As the development of information technology accelerates, we have more access to ASPs worldwide. Social networks as well as publication of research enable us to share knowledge across national and institutional borders. Antimicrobial resistance is now spreading widely across the world due to the ease with which we can travel the globe. In this sense, the problem of antimicrobial resistance is one that affects us all.
I had the opportunity of taking part in a very exciting collaborative study with a clinical pharmacist from the United States and my colleagues in Japan . In the study we aimed to create new methods of estimating antimicrobial exposure, focusing on vancomycin use. I feel that such collaboration is very rewarding and essential for me to broaden my horizons and deepen my knowledge since what I can achieve alone is limited. I hope to have the opportunity again to collaborate with antimicrobial stewardship pharmacists and other medical professionals from various countries in furthering the aims of my chosen field.
8. What do you perceive the future holds for antimicrobial stewardship pharmacists in Japan?
Japan’s population is rapidly aging and the nation is now being confronted with various monumental challenges. The scarcity of medical staff and poor infrastructure at almost every hospital also complicates implementing antimicrobial stewardship and infection control activities.
However, on the bright side, these situations may impel us to look for solutions through research using limited resources. More ingenuity will be required and pharmacists will prove to be important players in ASPs. More and more pharmacists are devising effective interventions and establishing a record of successes in clinical research on ASP even with such limited resources. Maximizing the therapeutic effects and minimizing the adverse events in antimicrobial use will contribute to patient care and improve patient outcomes.
In the future, I believe we will see antimicrobial stewardship pharmacists participating in more ASPs not only at their institution, but also in their region and publishing the outcomes of their research internationally.
2. Kamata K, Tokuda Y, Gu Y, Ohmagari N, Yanagihara K. Public knowledge and perception about antimicrobials and antimicrobial resistance in Japan: A national questionnaire survey in 2017. PLoS One 2018;13:e0207017.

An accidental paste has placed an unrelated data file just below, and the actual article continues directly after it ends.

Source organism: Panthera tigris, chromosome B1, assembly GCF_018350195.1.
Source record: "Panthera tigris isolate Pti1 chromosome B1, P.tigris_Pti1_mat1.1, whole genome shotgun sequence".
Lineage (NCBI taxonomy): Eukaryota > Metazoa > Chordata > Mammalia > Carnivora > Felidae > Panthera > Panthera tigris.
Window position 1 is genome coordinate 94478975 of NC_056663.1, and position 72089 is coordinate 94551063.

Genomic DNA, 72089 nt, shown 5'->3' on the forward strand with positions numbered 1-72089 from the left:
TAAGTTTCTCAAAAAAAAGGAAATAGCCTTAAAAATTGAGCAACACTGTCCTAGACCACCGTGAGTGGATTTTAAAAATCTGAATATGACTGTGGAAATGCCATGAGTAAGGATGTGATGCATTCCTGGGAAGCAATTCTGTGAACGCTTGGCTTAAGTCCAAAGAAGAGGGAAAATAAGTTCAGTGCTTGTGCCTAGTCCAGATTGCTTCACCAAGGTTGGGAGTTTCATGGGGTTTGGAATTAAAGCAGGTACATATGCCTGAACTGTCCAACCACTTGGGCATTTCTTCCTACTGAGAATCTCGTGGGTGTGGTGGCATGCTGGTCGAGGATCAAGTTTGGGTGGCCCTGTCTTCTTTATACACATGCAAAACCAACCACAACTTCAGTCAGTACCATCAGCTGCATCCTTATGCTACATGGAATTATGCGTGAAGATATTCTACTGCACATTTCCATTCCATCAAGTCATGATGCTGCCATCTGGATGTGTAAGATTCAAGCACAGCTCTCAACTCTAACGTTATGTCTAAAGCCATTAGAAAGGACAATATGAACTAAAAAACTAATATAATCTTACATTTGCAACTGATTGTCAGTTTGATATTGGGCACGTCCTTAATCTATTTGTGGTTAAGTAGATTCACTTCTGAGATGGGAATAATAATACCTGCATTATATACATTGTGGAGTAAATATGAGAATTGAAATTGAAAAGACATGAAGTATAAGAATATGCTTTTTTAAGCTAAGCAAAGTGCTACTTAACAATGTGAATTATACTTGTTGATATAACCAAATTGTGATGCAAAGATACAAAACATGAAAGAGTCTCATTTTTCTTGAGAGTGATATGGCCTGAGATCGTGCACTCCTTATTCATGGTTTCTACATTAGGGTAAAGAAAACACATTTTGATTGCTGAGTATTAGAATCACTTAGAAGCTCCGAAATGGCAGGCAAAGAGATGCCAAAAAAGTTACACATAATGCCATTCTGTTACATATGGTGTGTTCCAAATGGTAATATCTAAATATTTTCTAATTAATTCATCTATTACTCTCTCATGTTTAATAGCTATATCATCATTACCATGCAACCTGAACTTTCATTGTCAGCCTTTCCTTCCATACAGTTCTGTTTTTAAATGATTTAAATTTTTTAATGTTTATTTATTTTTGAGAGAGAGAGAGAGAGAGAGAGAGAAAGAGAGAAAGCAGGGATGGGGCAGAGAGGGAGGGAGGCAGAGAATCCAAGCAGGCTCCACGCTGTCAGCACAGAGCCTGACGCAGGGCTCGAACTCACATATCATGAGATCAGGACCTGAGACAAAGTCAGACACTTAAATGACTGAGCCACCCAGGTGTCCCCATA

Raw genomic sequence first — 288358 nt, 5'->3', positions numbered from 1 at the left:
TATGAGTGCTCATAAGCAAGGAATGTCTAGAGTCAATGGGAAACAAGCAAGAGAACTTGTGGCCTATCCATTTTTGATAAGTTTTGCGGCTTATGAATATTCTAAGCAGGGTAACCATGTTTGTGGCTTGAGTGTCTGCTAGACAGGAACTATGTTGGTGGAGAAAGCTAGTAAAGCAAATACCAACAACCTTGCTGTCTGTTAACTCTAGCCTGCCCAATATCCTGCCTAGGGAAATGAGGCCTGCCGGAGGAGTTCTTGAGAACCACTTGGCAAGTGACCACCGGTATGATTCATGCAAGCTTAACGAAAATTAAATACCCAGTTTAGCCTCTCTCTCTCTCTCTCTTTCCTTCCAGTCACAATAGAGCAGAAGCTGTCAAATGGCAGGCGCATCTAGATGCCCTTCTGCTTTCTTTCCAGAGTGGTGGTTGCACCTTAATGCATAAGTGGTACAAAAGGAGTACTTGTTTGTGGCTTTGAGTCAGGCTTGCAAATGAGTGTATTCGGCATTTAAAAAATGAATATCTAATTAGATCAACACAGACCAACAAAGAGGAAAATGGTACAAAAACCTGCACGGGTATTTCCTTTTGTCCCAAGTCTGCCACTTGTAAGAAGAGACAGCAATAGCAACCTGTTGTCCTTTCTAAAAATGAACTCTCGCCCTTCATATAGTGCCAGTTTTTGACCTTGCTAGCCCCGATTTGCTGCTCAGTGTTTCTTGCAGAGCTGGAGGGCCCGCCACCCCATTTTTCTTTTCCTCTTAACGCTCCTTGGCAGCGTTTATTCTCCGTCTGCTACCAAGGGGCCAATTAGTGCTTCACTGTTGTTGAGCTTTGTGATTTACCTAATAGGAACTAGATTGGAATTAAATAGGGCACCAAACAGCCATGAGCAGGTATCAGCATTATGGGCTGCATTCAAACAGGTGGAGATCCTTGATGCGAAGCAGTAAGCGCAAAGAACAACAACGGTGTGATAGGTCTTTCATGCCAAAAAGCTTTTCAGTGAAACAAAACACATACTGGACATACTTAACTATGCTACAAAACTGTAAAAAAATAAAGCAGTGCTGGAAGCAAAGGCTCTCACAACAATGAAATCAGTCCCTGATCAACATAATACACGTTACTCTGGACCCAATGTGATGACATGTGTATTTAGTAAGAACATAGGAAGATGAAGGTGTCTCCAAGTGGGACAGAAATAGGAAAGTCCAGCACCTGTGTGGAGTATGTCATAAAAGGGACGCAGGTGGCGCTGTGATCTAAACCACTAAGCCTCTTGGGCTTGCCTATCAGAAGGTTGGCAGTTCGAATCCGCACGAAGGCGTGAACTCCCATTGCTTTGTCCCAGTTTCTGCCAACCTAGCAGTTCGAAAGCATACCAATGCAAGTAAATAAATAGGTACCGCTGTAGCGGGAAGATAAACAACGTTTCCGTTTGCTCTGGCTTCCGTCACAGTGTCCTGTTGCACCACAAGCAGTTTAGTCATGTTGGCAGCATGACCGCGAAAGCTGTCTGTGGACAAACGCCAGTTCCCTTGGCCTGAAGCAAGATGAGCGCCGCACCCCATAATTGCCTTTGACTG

3. Honda H, Murakami S, Tagashira Y, et al. Efficacy of a Postprescription Review of Broad-Spectrum Antimicrobial Agents With Feedback: A 4-Year Experience of Antimicrobial Stewardship at a Tertiary Care Center. Open Forum Infect Dis 2018;5:ofy314.
4. Tagashira Y, Yamane N, Miyahara S, et al. Misuse of Discharge Antimicrobial Prescription in the Emergency Department: An Observational Study at a Tertiary Care Center. Open Forum Infectious Diseases 2019;6.
5. Murakami S, Hiroi J, Tokuda Y, Casabar E, Honda H. Methods of estimating vancomycin use in an inpatient setting: days of therapy versus therapeutic drug monitoring-based exposure days. Infect Control Hosp Epidemiol 2019:1-5.
ABOUT THE INTERVIEWEE
Shutaro Murakami, BScPharm, is a Board-Certified Infectious Disease Chemotherapy Pharmacist and Infection Control Pharmacy Specialist in Japan. He is currently employed at Tokyo Metropolitan Tama Medical Center, a 790-bed, tertiary care hospital in Tokyo.
Mr. Murakami earned his BScPharm degree from Kitasato University School of Pharmacy in 2012. His main role as a clinical pharmacist is in antimicrobial stewardship programs (ASPs) in inpatient settings, including conducting pharmacist-led prospective audit and feedback on broad spectrum antimicrobial use, and monitoring the use of selected antimicrobials.
He is interested in measuring changes in antimicrobial utilization and clinical outcomes following ASP implementation. He and his team have recently published a number of ASP studies which have contributed to improving our understanding of the current state of ASPs in Japan.
We would like to express our utmost gratitude to Mr. Murakami for taking the time to share his thoughts and for his important work in our global fight to promote antimicrobial stewardship.